Where is your honey from?
The Mt Pirongia Blend is collected from the foothills of Mt Pirongia, the Waikato’s highest peak.
Do you sell any other types of honey?
At this stage (2017) we are only selling our local honey which is the Mt Pirongia Blend. We plan to sell honey harvested from other Waikato locations in the future.
Is your honey raw?
Yes. There are no guidelines or standards to define “raw” honey in NZ. “Raw” can mean different things to different people. We consider our honey to be in a raw state because it is never heated above the temperature of a beehive (35 degrees), is not pasteurised, and is not fine filtered.
Do you add anything to your honey?
No, our honey has absolutely nothing added. It is pure honey straight from the hive.
What is the difference between liquid and creamed honey?
Liquid honey is exactly the same as the bees have stored it in their honeycomb. It has been lightly filtered to remove larger particles of beeswax. In cooler weather, liquid honey is likely to crystallise, a natural process where the sugar in the honey grows into crystals. Creamed honey is the result of a process that breaks down the sugar into fine crystals, thereby avoiding granulated honey and providing a smooth, spreadable consistency.
Do you still get varroa in your hives?
Varroa destructor or the varroa mite was first found in NZ beehives in 2000. It has now spread to almost every corner and every beehive in the country. So yes, we still have varroa and we do our best to control it and keep our bees alive.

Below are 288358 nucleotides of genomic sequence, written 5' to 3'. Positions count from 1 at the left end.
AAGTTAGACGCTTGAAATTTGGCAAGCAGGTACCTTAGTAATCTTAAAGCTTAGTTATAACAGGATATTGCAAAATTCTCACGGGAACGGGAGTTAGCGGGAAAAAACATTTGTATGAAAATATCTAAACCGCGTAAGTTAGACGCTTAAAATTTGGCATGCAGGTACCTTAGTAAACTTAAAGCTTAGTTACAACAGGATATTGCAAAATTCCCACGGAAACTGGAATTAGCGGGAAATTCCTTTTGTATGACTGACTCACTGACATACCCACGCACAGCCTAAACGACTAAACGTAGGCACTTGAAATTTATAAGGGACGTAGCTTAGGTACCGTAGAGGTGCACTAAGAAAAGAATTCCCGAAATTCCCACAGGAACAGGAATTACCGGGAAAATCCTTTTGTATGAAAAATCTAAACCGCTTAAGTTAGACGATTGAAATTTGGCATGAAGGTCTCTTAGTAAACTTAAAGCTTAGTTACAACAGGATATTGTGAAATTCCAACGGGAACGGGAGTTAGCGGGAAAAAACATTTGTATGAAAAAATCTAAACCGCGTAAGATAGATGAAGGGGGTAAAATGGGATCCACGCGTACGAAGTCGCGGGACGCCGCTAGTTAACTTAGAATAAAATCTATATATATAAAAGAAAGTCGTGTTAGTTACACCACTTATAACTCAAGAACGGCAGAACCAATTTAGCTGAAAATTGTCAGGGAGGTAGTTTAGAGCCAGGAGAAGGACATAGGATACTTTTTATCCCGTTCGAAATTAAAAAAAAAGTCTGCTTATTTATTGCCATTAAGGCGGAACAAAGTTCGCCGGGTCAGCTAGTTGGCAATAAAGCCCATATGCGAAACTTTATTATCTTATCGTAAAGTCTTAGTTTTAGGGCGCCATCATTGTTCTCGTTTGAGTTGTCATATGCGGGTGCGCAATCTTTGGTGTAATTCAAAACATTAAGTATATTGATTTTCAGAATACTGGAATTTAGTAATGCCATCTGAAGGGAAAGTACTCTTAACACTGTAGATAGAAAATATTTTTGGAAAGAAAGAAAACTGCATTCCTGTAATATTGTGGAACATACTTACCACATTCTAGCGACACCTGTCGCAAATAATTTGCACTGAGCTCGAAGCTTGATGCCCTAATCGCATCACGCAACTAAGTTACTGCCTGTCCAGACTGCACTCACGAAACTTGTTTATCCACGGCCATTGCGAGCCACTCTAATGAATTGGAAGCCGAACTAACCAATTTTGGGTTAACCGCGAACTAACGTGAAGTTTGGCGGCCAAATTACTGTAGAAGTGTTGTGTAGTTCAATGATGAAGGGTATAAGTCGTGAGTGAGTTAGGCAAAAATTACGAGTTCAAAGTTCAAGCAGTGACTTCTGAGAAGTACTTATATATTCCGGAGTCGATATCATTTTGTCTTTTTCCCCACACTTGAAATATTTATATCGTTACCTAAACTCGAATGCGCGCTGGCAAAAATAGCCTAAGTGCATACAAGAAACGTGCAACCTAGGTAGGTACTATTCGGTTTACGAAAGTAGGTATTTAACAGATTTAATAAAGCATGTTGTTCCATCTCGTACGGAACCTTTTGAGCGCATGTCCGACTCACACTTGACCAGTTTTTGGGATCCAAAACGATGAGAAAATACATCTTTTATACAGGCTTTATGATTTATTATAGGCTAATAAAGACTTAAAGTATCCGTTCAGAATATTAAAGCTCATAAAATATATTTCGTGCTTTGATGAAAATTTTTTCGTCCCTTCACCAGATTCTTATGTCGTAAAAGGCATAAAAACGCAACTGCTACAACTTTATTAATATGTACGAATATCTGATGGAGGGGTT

Do you produce all the honey you sell yourself?
Yes. Tim manages all our hives and produces all the honey himself with the help of part time and seasonal staff. We do not buy honey from other beekeepers to pack and on-sell.
How do bees make beeswax?
A worker bee – which lives only about 35 days in the summer – has special wax producing glands on its abdomen. The younger bees in the hive, those aged between 10 and 18 days old, are responsible for making the beeswax. When it eats honey, the bee’s special gland converts the honey into beeswax, which is then deposited as small flakes on its abdomen. These small flakes of wax are collected by other worker bees, chewed to make them soft, and then shaped into the distinctive honeycomb into which the queen can lay eggs, or worker bees deposit and store pollen and honey. It is estimated that collectively, bees consume about 3kg of honey in order to produce 500gm of wax.
Do you use any perfumes or oils in your beeswax products?
No. All our beeswax products use only 100% beeswax and are handmade in our wax workshop.